Wednesday, August 28, 2013

Zac - One last adventure blog

Giant Green Anemone - Anthopleura xanthogrammica
With a summer of research behind me now, I have had a little bit of free time to wander around the Oregon coastline and experience some of the scenery.  My fellow intern, Cris Rangel, and I immediately took advantage of this free time by renting an outfit of SCUBA gear and immersing ourselves in the murky Oregon waters. Visibility was limited to just a couple feet but fortunately, being biologists, we were perfectly happy to keep our noses pressed to the holdfasts analyzing the incredible invertebrate biodiversity on these rocky shores. We did our first dive at Simpsons Reef (which involved a good ten minute walk in full SCUBA gear) and our second dive at OIMB beach. 
Sea Lemon - Anisodoris nobilis

Both of these locations offered a number of targets for our borrowed underwater cameras (thank you Richard Emlet!) but the images above and to the left were surprisingly the only ones worth sharing from Simpsons Reef. As it turns out, it is quite difficult to work a small camera while wearing 7mm gloves and the surging current certainly didn't help. OIMB beach, seen below, was far more conducive to underwater photography. As you can see, this is a picture perfect entry point and I think that we enjoyed this dive the most purely due to ease of access. 

A great day for diving at OIMB beach, the kelp forest dead ahead is our target location.
Dungeness Crab - Metacarcinus magister
The dive off of OIMB beach features a sandy bottom peppered with numerous dungeness crabs. The image to the right is a picture of me holding an especially large dungeness. The male crab (see the telson in the image at right) was holding onto a presumed female crab in a characteristic pre-mating display. These crabs can only successfully be inseminated immediately after molting so a male will hold onto a female - sometimes for several days - until she molts, at which point he will inseminate her. Other notable marine invertebrates included a number of "Crawling Beauties" (Janolus fuscus) - a relatively common aeolid nudibranch (below left) - and what appeared to be the siphons of many  rock boring clams (Penitella penita).
Rock Boring Clam - Penitella penita
Crawling Beauty - Janolus fuscus
These clams feed by extending their paired siphons into the water current to feed.  Water is drawn into the shell where both oxygen and nutrient rich particles are extracted. The incurrent siphons of these clams are decorated with branched projections that distinguish them from the simple circular opening of the excurrent siphon.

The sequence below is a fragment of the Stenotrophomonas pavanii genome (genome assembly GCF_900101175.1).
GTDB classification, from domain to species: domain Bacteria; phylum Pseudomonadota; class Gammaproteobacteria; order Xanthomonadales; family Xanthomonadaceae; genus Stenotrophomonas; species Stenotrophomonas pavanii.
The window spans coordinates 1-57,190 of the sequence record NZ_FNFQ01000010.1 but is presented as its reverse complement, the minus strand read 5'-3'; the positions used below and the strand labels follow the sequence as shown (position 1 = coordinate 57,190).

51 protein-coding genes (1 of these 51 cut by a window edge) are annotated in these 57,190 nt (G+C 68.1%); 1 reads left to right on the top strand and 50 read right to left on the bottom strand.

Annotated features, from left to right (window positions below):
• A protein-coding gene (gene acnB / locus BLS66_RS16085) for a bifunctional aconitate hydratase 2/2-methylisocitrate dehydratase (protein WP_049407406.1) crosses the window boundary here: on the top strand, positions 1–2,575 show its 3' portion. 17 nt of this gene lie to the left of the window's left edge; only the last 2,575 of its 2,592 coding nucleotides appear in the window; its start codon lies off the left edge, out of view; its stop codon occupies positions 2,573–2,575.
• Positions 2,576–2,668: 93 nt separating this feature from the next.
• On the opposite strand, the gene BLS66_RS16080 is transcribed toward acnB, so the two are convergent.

One last view of the Oregon coastline
After our diving it was time for Cris and me to head back down the coast to Santa Barbara, but not without making some stops to admire some of the coastal wildlife. We did not have to drive long before a gang of elk along the side of the road attracted our attention.

Roosevelt Elk - Cervus canadensis roosevelti
The Roosevelk Elk is the largest remaining subspecies of elk. The adult bull seen left is absolutely enormous; the antlers alone were at least the size of my torso. This particular gang (herd) of elk had at least 20-30 cows and a handful of young males. Our next target location was The Avenue of the Giants - in Humboldt Redwoods State Park. A quick walk down from the side of the road led us to a little hidden paradise featuring a broad, meandering stream filled with underwater biting things - as Cris can attest to - and lined with old growth redwoods. Of course my attention was immediately drawn to the plethora of insects.

Cardinal Meadowhawk - Sympetrum illotum
The image above features a dragonfly while the image below features a damselfly. These are both basal insects winged insects (evolutionarily speaking) and are relatively closely related to one another.  Both adult forms share fairly similar ecological niches but can easily be distinguished from one another.  As a general rule of thumb (but certainly not always) dragonflies are larger and spend more time flying while damselflies tend to flit from perch to perch, spending much less time flying. The most distinctive difference, however, is the way that they hold their wings.  Neither insect are capable of folding their wings over the abdomen the way the neopterans ("modern" insects) do, but damselflies hold them up above the thorax while perched and dragonflies hold them down horizontally.
American Rubyspot - Hetaerina americana

The images above and below feature the exact same species of damselfly (and if I remember correctly, the exact same organism) and both pictures were taken with more or less the same camera settings.  The significant difference in coloration of the insect between these images is purely due to the angle of light. This structural coloration is due to wave interference and depends strongly on the angle of viewing in relation to the angle of light
American Rubyspot - Hetaerina americana
The "pseudopupil" seen in the dragonfly below is not a true pupil, but rather a collection of photoreceptors (ommatidia) that are all collecting the light that would otherwise bounce off of the dragonfly's compound eye and be absorbed by your own photoreceptors. Essentially the pseudopupil represents the cluster of ommatidia that are all aligned directly with your own optical axis, so, this pseudopupil will be present no matter what angle you look at the eye and it will always seem to be looking directly back at you... creepy.
Cardinal Meadowhawk - Sympetrum illotum
We also found a cool praying mantis at a gas station in the middle of nowhere... here is a picture (check out those pseudopupils!)

European Praying Mantis - Mantis religiosa
Okay, enough nerding out for now, on to the next blog!

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